• Big-Timing: Intentionally being late is about power. It’s showing the other person, or people that you’re a “big deal” and have the upper-hand in the relationship. It’s also called being a dick.
  • Incredible: No, not in the good way. When you miss meeting times or deadlines, your credibility takes the trajectory of a lead balloon. If you can’t be counted on to be on time, how could you possibly have credibility around far tougher tasks?
  • Unprofitable: Let’s consider a scenario where five people are holding a meeting at 2 p.m. Your sauntering in ten minutes late just wasted 40 minutes of other peoples’ time. Let’s say the organization bills $200/hour. Are you paying the $133 bill? Someone certainly is.
  • Disorganized: If you can’t keep your calendar, what other parts of your life are teetering on the edge of complete disaster? Being late signals at best that you’re barely hanging on and probably not someone I want to associate with.
  • Overly-Busy: Everyone likes to equate busyness with importance, but the truly successful know that’s BS. Having a perpetually hectic schedule just signals that you can’t prioritize, or say “no,” neither of which is an endearing trait.
  • Flaky: Apparently some people just “flake out,” which seems to mean that they arbitrarily decided not to do the thing they committed to at the very last minute. Seriously? That’s ridiculous.
  • Megalomaniacal: While most grow out of this by the age of eight, some genuinely believe they are the center of the universe. It’s not attractive. Note, this is also called Donald Trump Syndrome. Do you want to be compared to Donald Trump?
  • As I said earlier, I’m occasionally late. Sometimes a true emergency happens, or an outlier event transpires. When it happens, I try to give a very detailed account of why I was late, apologize profusely, make sure the other person knows that I take it very seriously, and assure them it won’t happen again.

    Paying attention to punctuality is not about being “judgy,” or stressed. In fact, it’s quite the opposite. It makes room for the caring, considerate, thoughtful people I want in my life, whether that’s friends or colleagues. Think of how relaxing your life would be if everyone just did what they said they’d do, when they said they’d do it? A good place to start is with yourself and a great motto is something I was taught as a child:

    “5 minutes early is on time. On time is late. Late is unacceptable.” 

    Source ; Forbes.Com

by

The Empowerment Series

Event Description

The empowerment series is a monthly event set to empower small businesses and professionals with great information and skill.this series leverages on reputable speakers impacting knowledge in various fields of endeavor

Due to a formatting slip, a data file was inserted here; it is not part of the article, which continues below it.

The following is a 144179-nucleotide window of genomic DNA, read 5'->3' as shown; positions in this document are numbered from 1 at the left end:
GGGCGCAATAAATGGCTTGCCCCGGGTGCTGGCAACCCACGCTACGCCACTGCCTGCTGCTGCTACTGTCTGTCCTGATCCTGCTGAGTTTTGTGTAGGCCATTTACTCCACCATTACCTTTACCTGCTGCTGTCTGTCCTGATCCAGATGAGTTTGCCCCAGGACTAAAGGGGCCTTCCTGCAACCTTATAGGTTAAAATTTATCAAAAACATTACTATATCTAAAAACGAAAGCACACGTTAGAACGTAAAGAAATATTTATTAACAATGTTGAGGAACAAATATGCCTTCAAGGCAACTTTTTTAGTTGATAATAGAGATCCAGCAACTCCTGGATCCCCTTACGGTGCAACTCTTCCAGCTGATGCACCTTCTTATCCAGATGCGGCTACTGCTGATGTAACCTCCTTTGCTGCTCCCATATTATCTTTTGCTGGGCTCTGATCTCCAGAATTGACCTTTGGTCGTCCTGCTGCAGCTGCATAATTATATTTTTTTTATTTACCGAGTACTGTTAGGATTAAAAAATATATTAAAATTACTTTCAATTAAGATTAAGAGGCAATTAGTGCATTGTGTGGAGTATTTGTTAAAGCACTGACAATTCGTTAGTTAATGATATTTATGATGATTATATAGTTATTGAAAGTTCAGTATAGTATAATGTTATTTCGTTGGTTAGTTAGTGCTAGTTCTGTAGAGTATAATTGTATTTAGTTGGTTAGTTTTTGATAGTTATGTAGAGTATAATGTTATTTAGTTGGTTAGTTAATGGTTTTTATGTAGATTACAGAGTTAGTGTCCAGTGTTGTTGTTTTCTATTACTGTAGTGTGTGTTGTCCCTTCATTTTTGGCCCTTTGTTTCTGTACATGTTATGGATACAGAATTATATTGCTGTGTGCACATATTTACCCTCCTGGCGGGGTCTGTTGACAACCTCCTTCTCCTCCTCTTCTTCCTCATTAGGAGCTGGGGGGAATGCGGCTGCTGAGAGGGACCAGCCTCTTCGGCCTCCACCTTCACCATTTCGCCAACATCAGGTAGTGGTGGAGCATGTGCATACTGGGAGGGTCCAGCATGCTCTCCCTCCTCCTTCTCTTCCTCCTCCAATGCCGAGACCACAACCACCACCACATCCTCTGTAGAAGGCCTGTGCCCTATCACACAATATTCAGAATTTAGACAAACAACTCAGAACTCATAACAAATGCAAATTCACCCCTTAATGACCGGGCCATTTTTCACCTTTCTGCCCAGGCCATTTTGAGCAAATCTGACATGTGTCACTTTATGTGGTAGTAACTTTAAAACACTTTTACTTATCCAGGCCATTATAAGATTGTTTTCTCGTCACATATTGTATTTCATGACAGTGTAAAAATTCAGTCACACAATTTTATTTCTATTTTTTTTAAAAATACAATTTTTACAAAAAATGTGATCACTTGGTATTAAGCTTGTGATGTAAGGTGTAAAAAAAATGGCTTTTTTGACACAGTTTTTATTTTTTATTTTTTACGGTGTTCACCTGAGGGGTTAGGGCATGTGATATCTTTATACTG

Additional Ticket Information
The empowerment series – 286 tickets remaining. Sales end on August 24
When
Where
The Dream Center – 8 Oshodi – Oworonshoki Express Way Somolu, Lagos NG

 

Rufai Oseni is a seasoned broadcaster, who believes in using the gift if knowledge to empower others. He is currently the morning show host on Inspiration fm 92.3 with prior experience with the BB.

 

Source: Eventbrite

by

How to Find a Job in 6 Simple Steps

Job seekers can spend a lot of time trolling job sites and sending resumes en masse without culling much of an employer response let alone landing an interview. While the job market is rebounding, employers still receive between 102 and 137 applications per job from both social-media networks and job boards, says a 2014 study from Brandon Hall Group.

Effective job search and generating employer interest requires careful thought, research and strategy. To help maximize your chances of finding a job that fits you and your desired career path, consider following these six steps.

1. Understand your job search criteria.

First, be able to articulate what it is you are looking for in a job. Figure out your top five priorities — whether it is company culture or a specific job position. “If you understand what motivates you as an employee, it will be easier to target your applications to opportunities that match your skills and ambitions,” says Paul Sandusky, vice-president of talent acquisition and development at Ceridian, an HR software company.

Also be flexible. “You don’t want your specificity to cost you your dream job at your dream company,” advises Mariah DeLeon, vice-president of people at workplace ratings and review site Glassdoor. She suggests that if you get to the point where you’re interviewing for a position at a company you want to work for but that isn’t quite the right fit, be candid with HR or the recruiter about your expertise and desire to work there. There’s always the possibility of a better opportunity opening up within that company.

2. Create a list of jobs that meet your criteria.

Once you’re able to articulate what you’re looking for in a job, use this criteria to guide you in your search. Create a list to keep track of information. Sheryl Sandberg used an Excel spreadsheet to organize her job search when she graduated from Harvard Business School. Use the format that best suits you.

3. Read the job description carefully.

Reading the job description during your job search may take up time up front, but it is a major time-saver in the long run, because you won’t be applying for jobs for which you are an unlikely candidate.